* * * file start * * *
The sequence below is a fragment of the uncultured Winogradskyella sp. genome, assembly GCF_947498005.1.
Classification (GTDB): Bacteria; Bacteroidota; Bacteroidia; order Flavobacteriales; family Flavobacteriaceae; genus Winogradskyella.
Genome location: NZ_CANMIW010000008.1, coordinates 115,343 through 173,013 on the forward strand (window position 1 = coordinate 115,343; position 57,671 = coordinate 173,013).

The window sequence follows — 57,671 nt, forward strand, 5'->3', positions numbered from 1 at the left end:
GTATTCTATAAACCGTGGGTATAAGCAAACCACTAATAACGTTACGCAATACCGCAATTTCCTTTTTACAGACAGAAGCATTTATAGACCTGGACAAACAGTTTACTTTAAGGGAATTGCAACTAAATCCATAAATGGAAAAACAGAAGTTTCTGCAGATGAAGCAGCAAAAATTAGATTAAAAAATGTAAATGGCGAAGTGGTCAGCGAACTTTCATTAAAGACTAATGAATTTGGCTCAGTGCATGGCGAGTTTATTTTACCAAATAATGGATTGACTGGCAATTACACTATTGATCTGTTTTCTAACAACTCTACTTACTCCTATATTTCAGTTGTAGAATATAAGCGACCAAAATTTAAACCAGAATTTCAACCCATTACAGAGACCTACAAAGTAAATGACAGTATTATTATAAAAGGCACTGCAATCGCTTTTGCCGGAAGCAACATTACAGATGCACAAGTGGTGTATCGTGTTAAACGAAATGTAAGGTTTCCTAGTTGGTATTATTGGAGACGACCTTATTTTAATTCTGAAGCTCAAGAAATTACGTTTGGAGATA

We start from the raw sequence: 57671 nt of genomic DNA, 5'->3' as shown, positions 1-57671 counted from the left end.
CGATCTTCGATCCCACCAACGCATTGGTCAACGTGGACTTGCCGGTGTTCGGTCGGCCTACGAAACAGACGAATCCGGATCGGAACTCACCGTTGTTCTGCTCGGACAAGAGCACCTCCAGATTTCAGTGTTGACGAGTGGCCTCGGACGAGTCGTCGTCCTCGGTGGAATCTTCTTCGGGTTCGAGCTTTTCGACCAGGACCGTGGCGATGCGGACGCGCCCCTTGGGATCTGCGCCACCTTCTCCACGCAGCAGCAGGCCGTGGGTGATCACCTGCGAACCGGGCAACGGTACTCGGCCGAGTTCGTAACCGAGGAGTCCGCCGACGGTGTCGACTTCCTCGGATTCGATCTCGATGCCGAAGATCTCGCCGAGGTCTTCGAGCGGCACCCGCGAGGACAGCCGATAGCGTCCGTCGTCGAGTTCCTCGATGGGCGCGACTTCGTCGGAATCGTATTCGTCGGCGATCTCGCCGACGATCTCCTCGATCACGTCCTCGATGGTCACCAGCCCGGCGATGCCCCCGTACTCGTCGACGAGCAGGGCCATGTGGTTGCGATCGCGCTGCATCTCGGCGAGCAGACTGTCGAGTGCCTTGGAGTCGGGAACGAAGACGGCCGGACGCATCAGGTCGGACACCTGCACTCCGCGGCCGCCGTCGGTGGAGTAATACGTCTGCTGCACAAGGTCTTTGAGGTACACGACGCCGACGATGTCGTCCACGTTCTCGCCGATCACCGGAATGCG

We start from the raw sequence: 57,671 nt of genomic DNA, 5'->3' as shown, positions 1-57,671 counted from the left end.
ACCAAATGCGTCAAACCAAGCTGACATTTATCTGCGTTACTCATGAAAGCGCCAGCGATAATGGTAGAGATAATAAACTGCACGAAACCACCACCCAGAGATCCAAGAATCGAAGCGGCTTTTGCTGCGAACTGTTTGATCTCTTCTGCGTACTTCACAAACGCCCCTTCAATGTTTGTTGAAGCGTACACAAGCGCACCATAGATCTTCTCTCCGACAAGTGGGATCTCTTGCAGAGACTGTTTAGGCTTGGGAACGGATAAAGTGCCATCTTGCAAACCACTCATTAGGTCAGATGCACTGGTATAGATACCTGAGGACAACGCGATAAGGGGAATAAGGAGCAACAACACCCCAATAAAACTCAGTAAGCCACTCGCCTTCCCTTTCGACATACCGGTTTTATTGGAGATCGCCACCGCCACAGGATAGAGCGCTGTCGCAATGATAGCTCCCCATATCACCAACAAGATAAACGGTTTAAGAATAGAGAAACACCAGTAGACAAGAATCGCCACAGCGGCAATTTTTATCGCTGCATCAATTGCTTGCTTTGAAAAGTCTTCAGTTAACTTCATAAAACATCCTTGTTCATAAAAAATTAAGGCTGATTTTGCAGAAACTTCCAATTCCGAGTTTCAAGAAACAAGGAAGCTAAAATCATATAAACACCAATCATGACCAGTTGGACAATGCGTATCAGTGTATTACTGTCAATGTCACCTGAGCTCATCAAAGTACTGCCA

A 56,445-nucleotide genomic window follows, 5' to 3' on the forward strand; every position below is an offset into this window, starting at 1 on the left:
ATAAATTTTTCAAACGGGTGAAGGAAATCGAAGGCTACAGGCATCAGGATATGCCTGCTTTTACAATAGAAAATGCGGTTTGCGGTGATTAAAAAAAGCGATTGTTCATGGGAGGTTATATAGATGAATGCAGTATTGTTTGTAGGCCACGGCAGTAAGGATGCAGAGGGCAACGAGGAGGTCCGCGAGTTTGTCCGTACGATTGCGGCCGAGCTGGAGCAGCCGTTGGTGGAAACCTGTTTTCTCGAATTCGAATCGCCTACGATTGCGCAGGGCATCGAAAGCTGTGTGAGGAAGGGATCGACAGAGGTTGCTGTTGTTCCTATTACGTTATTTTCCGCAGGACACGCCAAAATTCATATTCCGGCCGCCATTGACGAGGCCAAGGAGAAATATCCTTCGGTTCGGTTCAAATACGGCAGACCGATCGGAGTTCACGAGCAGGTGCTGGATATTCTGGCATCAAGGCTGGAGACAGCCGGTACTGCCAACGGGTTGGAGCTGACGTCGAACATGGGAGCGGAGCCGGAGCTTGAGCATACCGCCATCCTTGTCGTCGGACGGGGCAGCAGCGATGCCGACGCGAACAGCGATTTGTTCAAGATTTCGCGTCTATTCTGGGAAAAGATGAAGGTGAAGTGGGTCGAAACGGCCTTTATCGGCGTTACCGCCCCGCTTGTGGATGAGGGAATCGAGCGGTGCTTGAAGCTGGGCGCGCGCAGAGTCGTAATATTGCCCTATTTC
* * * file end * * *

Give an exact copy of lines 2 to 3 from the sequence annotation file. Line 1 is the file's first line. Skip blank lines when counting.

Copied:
Classification (GTDB): Bacteria; Bacteroidota; Bacteroidia; order Flavobacteriales; family Flavobacteriaceae; genus Winogradskyella.
Genome location: NZ_CANMIW010000008.1, coordinates 115,343 through 173,013 on the forward strand (window position 1 = coordinate 115,343; position 57,671 = coordinate 173,013).